Theater collides with sports and politics this week as Mixed Blood Theatre uses the St. Paul Saints' CHS Field as a playhouse.
"Safe at Home" examines immigration and identity in a show that has audience members traveling around the ballpark to watch different scenes.
It's at a time of high drama, according to Mixed Blood's artistic director, Jack Reuler, who explained the premise of "Safe at Home." It's the seventh game of the World Series, and Dominican pitcher Victor Castillo is due to take the mound for the San Diego Padres against the Texas Rangers.
"So in the first scene, this journalist plants the seed that the pitcher might protest immigration policy, or just might just protest by not pitching once he gets out on the mound," Reuler said.
Grow the Future of Public Media
MPR News is supported by Members. Gifts from individuals power everything you find here. Make a gift of any amount today to become a Member!
Playwrights Alex Levy and Gabriel Greene met in grammar school. "We've been friends for 35 years," Greene said. "Always into theater, always into baseball."
They are also into politics. A few years ago, Levy said, they were talking about immigration and how some of the highest-paid Hispanics in the United States are immigrant baseball players.
"And we started to talk about what that status meant, and how the national story of baseball intersected with the national story of America," Levy said. "And from that we sort of came up with this idea of, 'What if one of those individuals used his fame and power to try to change the world, and what would happen if he did so?'"
Levy said that the idea of doing a play in a ballpark is more than just a gimmick. When 60,000 people jam into a stadium, he said, you can find the stories of America.
"From the business leaders and the team owner to the laborers who are vending and grounds crew, to the ballplayers who are coming from around the world, to the fans who can put together $25 and leave their lives for a minute."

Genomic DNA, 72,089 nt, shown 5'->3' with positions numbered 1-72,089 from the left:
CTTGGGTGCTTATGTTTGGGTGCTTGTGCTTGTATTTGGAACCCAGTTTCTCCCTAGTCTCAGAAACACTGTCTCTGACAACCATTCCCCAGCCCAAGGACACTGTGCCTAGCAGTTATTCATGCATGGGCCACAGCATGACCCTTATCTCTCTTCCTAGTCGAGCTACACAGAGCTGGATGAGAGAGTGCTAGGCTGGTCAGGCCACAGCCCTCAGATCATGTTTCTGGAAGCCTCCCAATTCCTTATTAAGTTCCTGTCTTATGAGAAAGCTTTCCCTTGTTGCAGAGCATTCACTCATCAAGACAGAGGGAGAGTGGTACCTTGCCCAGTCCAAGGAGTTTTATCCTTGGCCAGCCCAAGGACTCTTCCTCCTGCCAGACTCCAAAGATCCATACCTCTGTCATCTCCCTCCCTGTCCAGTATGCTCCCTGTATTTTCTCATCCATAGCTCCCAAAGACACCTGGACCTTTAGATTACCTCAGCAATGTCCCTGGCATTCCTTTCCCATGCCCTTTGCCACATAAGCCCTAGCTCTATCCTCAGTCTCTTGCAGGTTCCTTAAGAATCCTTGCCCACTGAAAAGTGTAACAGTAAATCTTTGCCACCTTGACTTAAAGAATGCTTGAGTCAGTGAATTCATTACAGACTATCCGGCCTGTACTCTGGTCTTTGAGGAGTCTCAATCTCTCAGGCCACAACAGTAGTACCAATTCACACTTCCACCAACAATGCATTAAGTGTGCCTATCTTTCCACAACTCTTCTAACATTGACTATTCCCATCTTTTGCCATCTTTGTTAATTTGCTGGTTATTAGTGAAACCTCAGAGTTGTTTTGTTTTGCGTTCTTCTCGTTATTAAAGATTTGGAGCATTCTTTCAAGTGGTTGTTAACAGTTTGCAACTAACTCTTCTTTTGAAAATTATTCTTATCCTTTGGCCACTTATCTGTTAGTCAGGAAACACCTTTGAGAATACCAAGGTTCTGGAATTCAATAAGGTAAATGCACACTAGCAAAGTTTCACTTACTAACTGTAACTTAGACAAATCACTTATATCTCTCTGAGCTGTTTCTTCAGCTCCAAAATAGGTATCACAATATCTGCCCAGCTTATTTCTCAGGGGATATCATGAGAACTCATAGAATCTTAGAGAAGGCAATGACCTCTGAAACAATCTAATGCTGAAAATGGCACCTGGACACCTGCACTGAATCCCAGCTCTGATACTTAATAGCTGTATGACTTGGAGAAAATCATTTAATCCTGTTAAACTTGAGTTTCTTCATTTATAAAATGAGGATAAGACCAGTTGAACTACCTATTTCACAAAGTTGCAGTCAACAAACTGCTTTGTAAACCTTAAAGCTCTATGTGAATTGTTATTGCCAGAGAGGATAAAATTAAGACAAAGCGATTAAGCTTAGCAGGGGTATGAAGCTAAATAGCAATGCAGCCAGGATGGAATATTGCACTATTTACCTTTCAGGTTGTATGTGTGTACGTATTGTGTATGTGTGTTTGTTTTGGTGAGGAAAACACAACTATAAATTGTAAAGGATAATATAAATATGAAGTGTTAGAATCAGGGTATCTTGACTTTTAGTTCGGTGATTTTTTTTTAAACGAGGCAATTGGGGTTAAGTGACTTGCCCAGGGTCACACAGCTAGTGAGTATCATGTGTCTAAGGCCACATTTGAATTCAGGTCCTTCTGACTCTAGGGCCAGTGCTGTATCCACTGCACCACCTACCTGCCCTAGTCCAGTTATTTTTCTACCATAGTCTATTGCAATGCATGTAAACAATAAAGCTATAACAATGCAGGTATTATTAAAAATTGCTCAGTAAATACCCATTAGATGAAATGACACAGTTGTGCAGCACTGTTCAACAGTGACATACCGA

And that's why audience members will move around CHS Stadium to see the play's nine scenes. They'll go in groups of up to 25, with a new group starting every 10 minutes. Reuler, who is directing the play, said they'll visit places not usually open to fans.
"So we go to the kitchen, where the vendors are, and we go to the press box, where the manager is holding a press conference," he said.
They go to a luxury suite where a presidential candidate who has just flip-flopped on immigration policy is making a campaign appearance. There's a trip to the batting cage and a visit with the team mascots. There's even a scene in the men's room, where two business associates meet up.
One of them, Barry, thought he was making a smart business move. His boss, a hardcore Padres fan, has bought out an entire suite at $5,000 a seat. He's then offered his top sales staff two tickets. Barry invites Mike, who could be the source of lucrative contracts in the future. Then Mike turns up not only wearing a Texas shirt, but Lone Star face paint too.
"Mike you can't wear that," Barry says.
"Why not? Because you are in San Diego, not Arlington."
"Exactly! Enemy territory!"
Mike's having fun, but Barry worries about getting fired.
Levy hopes "Safe at Home" will spark conversations about individual identity.
"And how we define ourselves, and how that is ever changing," he said "And we are defined by who we are with and the circumstances we are in at times too."
Not every ballclub would jump at the chance to host "Safe at Home," but St. Paul Saints Executive Vice President Tom Whaley said it's a perfect fit for his organization. The Saints agreed to do the show a year ago, not knowing that immigration was going to be such a hot topic.
"That's really where it's really fun for us, because the ballgames are about that, too. It's about creating conversation," he said, "and this play should do that."
Even though the play is across town from Mixed Blood's home stage, the company is offering its radical hospitality program at CHS. A portion of the tickets for each performance are available at no cost for people who line up on a first-come, first-served basis. The other half are available for purchase at the box office.